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11 Oct

Prize for best MRes Report 2015-16 awarded to Marta Ranzini

by Katie Konyn

Congratulations to Marta Ranzini who has been awarded the Centre for Doctoral Training in Medical Imaging Prize for best MRes report 2015/2016 for her work entitled: “The use of 3D Imaging for Musculoskeletal Disease Computational Anatomy”

Abstract from the report:

Musculoskeletal conditions affect hundreds of millions of people all over the world. In the past 15 years, Metal-on-Metal hip atrhroplasty has been one of the most ef- fective surgical interventions in improving quality of life. However, this implant type is associated with high risk of failure, due to adverse inflammatory reactions and increased muscle atrophy. Routine assessment of periprosthetic muscles re- sponse to the implant is perfomed on MR images, whilst CT imaging is exploited for surgical planning and post-operative follow-up. Hence, a tool able to merge the complementary 3D information yielded by the two modalities could be greatly ben- eficial. The main aim of this work consisted in the development of a framework for au- tomated segmentation of bones, muscles and implants in combined CT and MR images of the same subject. Consequently, I aimed at assessing whether a patient- specific 3D reconstruction of the musculoskeletal anatomy of the pelvis and imaging biomarkers of muscular atrophy could be automatically extracted from the devel- oped methodology. To this purpose, I constructed two template data sets composed of semi-manually segmented and co-registered CT and MR images from 8 implanted and 6 non im- planted hip sides respectively. A fully automated pipeline was subsequently de- veloped to perfom multi-atlas based segmentation propagation and label fusion on unseen CT/MR images. This pipeline was optimized and validated in a leave-one out cross-validation study, showing an accuracy comparable with single-modality automated segmentation techniques. Finally, as a proof-of-concept of the frame- work clinical relevance, patient-specific 3D rendering of muscles and bones and a volumetric fat-to-muscle ratio have been obtained from the automated segmentation of 13 unseen subjects. Allowing high resolution visualisation of spatial localisation and inter-volume re- lationship of muscular and bony structures, the proposed tool shows promise for surgical planning customisation applications and prediction of clinical outcomes.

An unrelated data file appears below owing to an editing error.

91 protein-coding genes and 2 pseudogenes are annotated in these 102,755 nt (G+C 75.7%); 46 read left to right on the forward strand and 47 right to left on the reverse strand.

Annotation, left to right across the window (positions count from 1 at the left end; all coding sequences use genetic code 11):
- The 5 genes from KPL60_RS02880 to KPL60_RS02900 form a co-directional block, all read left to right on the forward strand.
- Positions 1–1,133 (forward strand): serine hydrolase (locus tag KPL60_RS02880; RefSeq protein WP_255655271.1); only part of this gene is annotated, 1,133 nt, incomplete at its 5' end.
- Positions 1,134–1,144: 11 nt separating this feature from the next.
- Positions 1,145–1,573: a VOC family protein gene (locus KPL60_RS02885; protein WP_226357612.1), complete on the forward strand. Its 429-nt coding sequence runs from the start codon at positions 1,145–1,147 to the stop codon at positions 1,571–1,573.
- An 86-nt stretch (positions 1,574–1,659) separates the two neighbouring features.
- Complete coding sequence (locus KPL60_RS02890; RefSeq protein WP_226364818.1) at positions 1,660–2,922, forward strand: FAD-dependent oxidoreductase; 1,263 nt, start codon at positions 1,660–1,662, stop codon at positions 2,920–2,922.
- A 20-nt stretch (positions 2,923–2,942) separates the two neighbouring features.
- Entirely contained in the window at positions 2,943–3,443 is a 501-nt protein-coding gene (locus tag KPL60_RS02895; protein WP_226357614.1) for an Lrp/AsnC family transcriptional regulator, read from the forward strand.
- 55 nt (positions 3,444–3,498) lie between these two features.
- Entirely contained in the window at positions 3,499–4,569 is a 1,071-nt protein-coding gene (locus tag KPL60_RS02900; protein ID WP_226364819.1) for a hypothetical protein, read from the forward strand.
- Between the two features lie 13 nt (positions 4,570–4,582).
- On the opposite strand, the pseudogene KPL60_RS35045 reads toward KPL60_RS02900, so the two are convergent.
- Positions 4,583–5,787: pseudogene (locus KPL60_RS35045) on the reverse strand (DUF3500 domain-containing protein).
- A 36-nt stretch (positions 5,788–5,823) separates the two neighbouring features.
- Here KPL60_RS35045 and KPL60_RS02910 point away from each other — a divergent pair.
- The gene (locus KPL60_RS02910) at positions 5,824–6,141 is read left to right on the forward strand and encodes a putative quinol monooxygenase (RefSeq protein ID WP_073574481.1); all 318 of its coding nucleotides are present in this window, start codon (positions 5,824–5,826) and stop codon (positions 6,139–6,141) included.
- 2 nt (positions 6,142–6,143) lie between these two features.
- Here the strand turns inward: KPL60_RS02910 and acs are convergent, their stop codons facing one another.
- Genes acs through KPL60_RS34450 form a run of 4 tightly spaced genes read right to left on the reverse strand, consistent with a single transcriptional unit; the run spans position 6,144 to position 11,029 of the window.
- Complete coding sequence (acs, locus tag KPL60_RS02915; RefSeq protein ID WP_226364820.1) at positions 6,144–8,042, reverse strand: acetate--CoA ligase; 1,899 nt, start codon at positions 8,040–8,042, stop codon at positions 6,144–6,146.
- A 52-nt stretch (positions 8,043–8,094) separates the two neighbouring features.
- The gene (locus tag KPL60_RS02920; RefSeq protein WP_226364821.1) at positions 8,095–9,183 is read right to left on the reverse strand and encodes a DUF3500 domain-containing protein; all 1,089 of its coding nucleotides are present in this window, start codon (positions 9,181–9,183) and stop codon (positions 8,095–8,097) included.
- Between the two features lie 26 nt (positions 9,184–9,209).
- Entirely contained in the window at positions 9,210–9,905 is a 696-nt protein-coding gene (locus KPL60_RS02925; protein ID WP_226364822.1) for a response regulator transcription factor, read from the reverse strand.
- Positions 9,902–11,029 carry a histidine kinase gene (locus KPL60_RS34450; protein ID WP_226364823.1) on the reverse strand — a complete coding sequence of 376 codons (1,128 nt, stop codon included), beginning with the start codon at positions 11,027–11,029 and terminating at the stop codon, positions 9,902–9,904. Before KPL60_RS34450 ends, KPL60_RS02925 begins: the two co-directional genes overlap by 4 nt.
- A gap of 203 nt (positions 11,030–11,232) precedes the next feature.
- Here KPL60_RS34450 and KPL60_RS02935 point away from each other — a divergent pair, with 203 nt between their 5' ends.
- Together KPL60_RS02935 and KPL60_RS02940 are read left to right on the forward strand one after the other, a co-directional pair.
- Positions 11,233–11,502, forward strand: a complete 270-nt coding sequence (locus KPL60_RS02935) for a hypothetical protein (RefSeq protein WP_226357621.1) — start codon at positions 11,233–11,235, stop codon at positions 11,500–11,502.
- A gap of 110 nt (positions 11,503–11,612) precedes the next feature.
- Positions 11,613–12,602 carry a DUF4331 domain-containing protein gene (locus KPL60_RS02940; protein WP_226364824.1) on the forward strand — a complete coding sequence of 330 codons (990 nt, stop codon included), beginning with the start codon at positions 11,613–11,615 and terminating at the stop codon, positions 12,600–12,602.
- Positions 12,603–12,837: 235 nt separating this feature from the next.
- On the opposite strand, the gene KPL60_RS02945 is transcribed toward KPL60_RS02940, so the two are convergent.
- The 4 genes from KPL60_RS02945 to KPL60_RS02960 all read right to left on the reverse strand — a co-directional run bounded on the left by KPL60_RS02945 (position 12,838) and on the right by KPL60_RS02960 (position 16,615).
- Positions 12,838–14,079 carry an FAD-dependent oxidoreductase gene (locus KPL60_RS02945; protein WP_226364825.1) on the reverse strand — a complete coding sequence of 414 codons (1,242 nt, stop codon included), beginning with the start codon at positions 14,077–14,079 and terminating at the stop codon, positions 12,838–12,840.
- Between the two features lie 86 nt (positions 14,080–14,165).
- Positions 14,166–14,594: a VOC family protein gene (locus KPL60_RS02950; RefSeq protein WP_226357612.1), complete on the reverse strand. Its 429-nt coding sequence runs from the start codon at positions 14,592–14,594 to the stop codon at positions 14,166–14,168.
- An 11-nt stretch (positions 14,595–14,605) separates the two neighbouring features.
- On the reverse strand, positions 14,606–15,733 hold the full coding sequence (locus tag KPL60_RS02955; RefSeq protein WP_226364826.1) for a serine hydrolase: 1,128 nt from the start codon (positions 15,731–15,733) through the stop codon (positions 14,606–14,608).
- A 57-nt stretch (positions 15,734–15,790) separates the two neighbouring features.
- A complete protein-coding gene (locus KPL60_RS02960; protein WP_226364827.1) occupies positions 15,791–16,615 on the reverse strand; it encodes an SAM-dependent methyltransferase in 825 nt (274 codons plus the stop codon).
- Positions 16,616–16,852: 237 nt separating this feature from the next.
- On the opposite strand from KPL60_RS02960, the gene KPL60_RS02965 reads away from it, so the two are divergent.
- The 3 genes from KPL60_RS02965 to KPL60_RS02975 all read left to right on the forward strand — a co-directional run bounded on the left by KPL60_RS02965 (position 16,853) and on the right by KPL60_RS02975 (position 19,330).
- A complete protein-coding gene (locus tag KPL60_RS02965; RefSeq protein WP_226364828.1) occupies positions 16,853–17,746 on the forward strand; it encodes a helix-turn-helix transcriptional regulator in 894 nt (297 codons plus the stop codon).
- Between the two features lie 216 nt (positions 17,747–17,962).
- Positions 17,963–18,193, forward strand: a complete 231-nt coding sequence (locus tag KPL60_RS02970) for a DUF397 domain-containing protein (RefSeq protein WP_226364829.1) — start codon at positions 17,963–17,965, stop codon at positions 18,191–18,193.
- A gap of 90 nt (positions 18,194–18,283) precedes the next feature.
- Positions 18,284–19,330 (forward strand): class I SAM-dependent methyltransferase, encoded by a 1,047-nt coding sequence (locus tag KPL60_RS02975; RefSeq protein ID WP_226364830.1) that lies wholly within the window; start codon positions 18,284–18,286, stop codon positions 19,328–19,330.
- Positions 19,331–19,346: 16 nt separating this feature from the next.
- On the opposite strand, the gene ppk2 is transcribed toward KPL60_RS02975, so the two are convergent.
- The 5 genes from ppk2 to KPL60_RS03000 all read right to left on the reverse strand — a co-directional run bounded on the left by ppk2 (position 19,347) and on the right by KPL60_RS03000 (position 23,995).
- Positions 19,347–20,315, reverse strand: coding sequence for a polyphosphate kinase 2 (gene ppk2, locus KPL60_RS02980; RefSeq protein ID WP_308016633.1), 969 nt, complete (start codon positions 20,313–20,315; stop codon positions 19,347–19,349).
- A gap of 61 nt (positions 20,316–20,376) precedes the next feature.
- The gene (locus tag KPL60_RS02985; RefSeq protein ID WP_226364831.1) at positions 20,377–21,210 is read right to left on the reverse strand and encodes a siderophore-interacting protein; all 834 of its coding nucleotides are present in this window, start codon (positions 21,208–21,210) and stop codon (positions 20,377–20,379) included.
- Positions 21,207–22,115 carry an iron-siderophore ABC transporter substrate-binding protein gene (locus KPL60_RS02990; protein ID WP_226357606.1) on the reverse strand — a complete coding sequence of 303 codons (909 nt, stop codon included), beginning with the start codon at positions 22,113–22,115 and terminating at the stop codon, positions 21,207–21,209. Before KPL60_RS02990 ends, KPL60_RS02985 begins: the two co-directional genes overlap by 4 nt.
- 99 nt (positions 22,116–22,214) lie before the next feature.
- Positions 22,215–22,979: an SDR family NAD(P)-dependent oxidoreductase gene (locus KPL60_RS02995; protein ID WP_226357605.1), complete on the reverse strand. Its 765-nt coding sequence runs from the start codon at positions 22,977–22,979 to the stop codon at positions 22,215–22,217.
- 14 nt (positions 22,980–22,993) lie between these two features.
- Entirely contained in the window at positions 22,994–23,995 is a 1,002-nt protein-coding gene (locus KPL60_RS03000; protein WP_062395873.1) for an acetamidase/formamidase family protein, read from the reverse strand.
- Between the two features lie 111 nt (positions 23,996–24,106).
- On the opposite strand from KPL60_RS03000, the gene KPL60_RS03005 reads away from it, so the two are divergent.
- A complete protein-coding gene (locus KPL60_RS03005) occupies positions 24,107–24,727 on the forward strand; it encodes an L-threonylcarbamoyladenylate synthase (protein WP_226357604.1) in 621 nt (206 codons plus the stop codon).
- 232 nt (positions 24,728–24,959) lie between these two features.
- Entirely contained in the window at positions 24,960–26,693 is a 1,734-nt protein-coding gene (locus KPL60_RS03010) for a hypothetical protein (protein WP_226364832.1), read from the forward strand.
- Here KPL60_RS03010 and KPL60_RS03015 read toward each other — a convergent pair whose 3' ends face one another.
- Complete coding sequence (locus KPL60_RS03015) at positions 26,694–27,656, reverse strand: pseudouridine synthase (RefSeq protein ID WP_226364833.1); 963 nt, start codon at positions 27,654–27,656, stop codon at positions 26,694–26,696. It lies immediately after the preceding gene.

Katie Konyn
Katie Konyn

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